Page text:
Money Money


JDD

Question for all of you (us) aspiring LLM students next year:

Do you really think it is going to be worth the money to do the LLM?

Question for all of you (us) aspiring LLM students next year:

Do you really think it is going to be worth the money to do the LLM?



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Haha. That is a *very* good question. And outside of financial aid from the college itself, there seem to be no funding options :(

Haha. That is a *very* good question. And outside of financial aid from the college itself, there seem to be no funding options :(
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G2

I would say that it depends on what are your career plans...
If you are american, want to be a tax lawyer and got accepted to Columbia, NYU etc... Then yeah it worth your money.

If not I'm not sure and asking myself the same question as I am definitely not into tax law.

I would say that it depends on what are your career plans...
If you are american, want to be a tax lawyer and got accepted to Columbia, NYU etc... Then yeah it worth your money.

If not I'm not sure and asking myself the same question as I am definitely not into tax law.
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JDD

There seems to be something rather cynical about the tuition rates. I know in the USA, higher education is essentially viewed as a "business". But, what really is one getting in exchange for that money? Basically, we are paying for "American Ivey League" name on the CV.

In terms of actually learning, there are surely very challenging and intellectually stimulating programs in France, Canada, UK, Australia etc, which cost a fraction of the fee...

I feel that there is kind of a "tuition bubble" forming, like the "housing bubble" of a few years ago. Simply overpriced compared to value.

There seems to be something rather cynical about the tuition rates. I know in the USA, higher education is essentially viewed as a "business". But, what really is one getting in exchange for that money? Basically, we are paying for "American Ivey League" name on the CV.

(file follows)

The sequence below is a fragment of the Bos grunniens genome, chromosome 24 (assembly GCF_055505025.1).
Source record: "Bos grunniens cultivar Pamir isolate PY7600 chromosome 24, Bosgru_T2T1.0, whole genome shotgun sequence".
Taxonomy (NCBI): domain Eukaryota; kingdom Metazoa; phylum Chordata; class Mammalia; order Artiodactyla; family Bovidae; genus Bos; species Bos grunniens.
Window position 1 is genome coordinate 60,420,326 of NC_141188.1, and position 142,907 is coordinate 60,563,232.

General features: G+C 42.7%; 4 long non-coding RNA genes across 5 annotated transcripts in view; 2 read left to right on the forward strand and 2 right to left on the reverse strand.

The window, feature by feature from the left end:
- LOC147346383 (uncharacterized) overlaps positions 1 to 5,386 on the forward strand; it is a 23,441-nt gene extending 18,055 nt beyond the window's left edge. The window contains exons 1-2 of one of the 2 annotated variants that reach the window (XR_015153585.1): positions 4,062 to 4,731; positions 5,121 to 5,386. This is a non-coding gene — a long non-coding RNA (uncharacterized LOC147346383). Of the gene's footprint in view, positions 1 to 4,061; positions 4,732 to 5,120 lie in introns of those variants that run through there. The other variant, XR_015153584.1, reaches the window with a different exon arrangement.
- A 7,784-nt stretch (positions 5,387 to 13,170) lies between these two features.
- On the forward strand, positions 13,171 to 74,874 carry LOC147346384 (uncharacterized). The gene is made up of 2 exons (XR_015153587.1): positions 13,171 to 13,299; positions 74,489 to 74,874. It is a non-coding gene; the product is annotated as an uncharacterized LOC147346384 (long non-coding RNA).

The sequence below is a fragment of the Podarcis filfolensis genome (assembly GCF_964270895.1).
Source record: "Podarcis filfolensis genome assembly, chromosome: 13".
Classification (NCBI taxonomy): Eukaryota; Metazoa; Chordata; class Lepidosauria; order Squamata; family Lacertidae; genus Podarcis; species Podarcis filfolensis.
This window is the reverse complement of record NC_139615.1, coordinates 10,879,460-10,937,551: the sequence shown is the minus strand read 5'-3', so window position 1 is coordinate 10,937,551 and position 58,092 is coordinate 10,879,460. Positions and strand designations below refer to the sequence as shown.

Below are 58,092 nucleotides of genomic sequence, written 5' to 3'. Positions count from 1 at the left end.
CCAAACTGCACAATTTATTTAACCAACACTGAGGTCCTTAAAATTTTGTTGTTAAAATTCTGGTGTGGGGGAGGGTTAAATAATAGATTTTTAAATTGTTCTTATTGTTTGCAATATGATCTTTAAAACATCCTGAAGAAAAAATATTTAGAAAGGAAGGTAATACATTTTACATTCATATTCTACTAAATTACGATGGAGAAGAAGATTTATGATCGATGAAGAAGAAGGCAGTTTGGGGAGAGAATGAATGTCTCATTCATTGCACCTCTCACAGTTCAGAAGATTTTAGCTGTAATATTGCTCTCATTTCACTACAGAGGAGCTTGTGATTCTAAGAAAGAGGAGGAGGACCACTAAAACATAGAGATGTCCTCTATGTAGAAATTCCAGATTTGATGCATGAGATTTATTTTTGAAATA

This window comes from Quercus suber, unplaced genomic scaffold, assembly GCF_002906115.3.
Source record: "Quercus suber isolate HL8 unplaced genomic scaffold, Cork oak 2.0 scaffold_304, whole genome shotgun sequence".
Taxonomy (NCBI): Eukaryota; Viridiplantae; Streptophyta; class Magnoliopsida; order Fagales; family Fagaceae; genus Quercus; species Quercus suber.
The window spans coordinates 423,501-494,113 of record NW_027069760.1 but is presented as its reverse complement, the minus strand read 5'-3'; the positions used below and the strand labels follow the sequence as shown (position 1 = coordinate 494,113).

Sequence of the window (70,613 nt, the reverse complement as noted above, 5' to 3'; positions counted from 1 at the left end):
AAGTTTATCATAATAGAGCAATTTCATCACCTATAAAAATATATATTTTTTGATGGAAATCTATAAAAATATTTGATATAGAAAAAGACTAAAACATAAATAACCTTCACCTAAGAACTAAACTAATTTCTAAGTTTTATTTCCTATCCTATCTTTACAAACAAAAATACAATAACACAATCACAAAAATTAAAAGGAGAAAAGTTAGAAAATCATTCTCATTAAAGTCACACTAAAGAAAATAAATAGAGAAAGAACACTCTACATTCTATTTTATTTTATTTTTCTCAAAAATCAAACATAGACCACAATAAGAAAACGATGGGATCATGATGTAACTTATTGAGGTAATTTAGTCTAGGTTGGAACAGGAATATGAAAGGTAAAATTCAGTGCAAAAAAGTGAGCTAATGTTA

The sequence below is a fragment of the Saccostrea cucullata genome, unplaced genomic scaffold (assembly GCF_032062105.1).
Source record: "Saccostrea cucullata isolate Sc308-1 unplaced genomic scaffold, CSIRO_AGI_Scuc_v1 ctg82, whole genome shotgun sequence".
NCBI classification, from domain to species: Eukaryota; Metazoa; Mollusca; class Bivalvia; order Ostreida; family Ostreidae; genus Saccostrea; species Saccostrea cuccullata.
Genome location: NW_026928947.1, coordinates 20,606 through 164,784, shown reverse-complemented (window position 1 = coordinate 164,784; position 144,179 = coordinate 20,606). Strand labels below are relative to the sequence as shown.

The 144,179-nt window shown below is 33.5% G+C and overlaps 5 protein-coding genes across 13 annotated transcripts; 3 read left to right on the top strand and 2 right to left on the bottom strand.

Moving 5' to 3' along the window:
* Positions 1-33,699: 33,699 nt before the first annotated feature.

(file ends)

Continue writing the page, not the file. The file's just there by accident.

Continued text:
In terms of actually learning, there are surely very challenging and intellectually stimulating programs in France, Canada, UK, Australia etc, which cost a fraction of the fee...

I feel that there is kind of a "tuition bubble" forming, like the "housing bubble" of a few years ago. Simply overpriced compared to value.
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JDD, with your last post, you have certainly figured it out. Harvard/Yale are expensive, and maybe not even statistically more "educationial" than other schools. But, when you graduate, you will have the Harvard/Yale connections. These connections would include the last 4 USA Presidents. So, it might be worth the money, I guess.

JDD, with your last post, you have certainly figured it out. Harvard/Yale are expensive, and maybe not even statistically more "educationial" than other schools. But, when you graduate, you will have the Harvard/Yale connections. These connections would include the last 4 USA Presidents. So, it might be worth the money, I guess.
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FYA22

My opinion is that nobody will give you anything for being from the same academic institution. These presidents of the USA are more interested in meeting successful and useful people. They wont provide charity just because you went for a year in the same institution. Thousands of people did so too. So if you want to have connections with those people than become a millionaire or successful person. Don't rely on a name in a resume. It will help you to start and will help you along the way but it will be only 10% in overall scale. You can easily gain that up by doing something useful. Successful people are known for what they did not for where they went to school.
Although I think that people should go to good schools but not to the point to decline scholarships or to fly in the sky.

My opinion is that nobody will give you anything for being from the same academic institution. These presidents of the USA are more interested in meeting successful and useful people. They wont provide charity just because you went for a year in the same institution. Thousands of people did so too. So if you want to have connections with those people than become a millionaire or successful person. Don't rely on a name in a resume. It will help you to start and will help you along the way but it will be only 10% in overall scale. You can easily gain that up by doing something useful. Successful people are known for what they did not for where they went to school.
Although I think that people should go to good schools but not to the point to decline scholarships or to fly in the sky.
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FYA22, you have really misread my post. Not once did I imply that your educational skills would be any different if you went to Harvard or somewhere else. I firmly believe that. And, I have been an attorney long enough to recognize that the resume get quickly overshadowed by performance. Nevertheless, a foot in the door is a foot in the door and nobody provides a better door than Harvard/Yale. After you walk through, you are on your own.

FYA22, you have really misread my post. Not once did I imply that your educational skills would be any different if you went to Harvard or somewhere else. I firmly believe that. And, I have been an attorney long enough to recognize that the resume get quickly overshadowed by performance. Nevertheless, a foot in the door is a foot in the door and nobody provides a better door than Harvard/Yale. After you walk through, you are on your own.
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FYA22

I agree with this.

I agree with this.
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